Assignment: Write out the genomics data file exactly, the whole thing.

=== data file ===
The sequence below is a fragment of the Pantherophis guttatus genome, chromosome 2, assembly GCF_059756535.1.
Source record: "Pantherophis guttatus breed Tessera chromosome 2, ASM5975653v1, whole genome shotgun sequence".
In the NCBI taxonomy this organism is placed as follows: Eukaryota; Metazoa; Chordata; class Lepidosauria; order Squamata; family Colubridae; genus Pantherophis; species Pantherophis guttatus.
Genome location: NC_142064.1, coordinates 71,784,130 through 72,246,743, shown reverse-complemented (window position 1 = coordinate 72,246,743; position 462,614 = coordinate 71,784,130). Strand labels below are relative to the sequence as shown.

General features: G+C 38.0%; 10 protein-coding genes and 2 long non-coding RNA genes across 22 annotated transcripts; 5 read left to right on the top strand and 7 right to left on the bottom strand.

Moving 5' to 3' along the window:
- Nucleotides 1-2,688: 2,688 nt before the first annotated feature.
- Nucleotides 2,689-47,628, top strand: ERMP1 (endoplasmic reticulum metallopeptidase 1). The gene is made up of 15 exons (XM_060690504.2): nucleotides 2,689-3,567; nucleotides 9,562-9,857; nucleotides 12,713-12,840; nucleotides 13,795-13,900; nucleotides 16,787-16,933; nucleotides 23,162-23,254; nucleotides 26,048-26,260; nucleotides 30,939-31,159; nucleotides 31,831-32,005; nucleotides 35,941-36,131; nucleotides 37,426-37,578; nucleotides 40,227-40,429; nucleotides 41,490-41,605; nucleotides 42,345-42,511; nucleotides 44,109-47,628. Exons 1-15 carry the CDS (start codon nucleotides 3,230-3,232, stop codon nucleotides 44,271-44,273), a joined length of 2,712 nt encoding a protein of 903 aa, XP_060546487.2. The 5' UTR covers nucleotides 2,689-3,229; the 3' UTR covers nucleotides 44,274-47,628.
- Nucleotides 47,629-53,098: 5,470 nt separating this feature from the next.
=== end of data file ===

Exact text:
The sequence below is a fragment of the Pantherophis guttatus genome, chromosome 2, assembly GCF_059756535.1.
Source record: "Pantherophis guttatus breed Tessera chromosome 2, ASM5975653v1, whole genome shotgun sequence".
In the NCBI taxonomy this organism is placed as follows: Eukaryota; Metazoa; Chordata; class Lepidosauria; order Squamata; family Colubridae; genus Pantherophis; species Pantherophis guttatus.
Genome location: NC_142064.1, coordinates 71,784,130 through 72,246,743, shown reverse-complemented (window position 1 = coordinate 72,246,743; position 462,614 = coordinate 71,784,130). Strand labels below are relative to the sequence as shown.

General features: G+C 38.0%; 10 protein-coding genes and 2 long non-coding RNA genes across 22 annotated transcripts; 5 read left to right on the top strand and 7 right to left on the bottom strand.

Moving 5' to 3' along the window:
- Nucleotides 1-2,688: 2,688 nt before the first annotated feature.
- Nucleotides 2,689-47,628, top strand: ERMP1 (endoplasmic reticulum metallopeptidase 1). The gene is made up of 15 exons (XM_060690504.2): nucleotides 2,689-3,567; nucleotides 9,562-9,857; nucleotides 12,713-12,840; nucleotides 13,795-13,900; nucleotides 16,787-16,933; nucleotides 23,162-23,254; nucleotides 26,048-26,260; nucleotides 30,939-31,159; nucleotides 31,831-32,005; nucleotides 35,941-36,131; nucleotides 37,426-37,578; nucleotides 40,227-40,429; nucleotides 41,490-41,605; nucleotides 42,345-42,511; nucleotides 44,109-47,628. Exons 1-15 carry the CDS (start codon nucleotides 3,230-3,232, stop codon nucleotides 44,271-44,273), a joined length of 2,712 nt encoding a protein of 903 aa, XP_060546487.2. The 5' UTR covers nucleotides 2,689-3,229; the 3' UTR covers nucleotides 44,274-47,628.
- Nucleotides 47,629-53,098: 5,470 nt separating this feature from the next.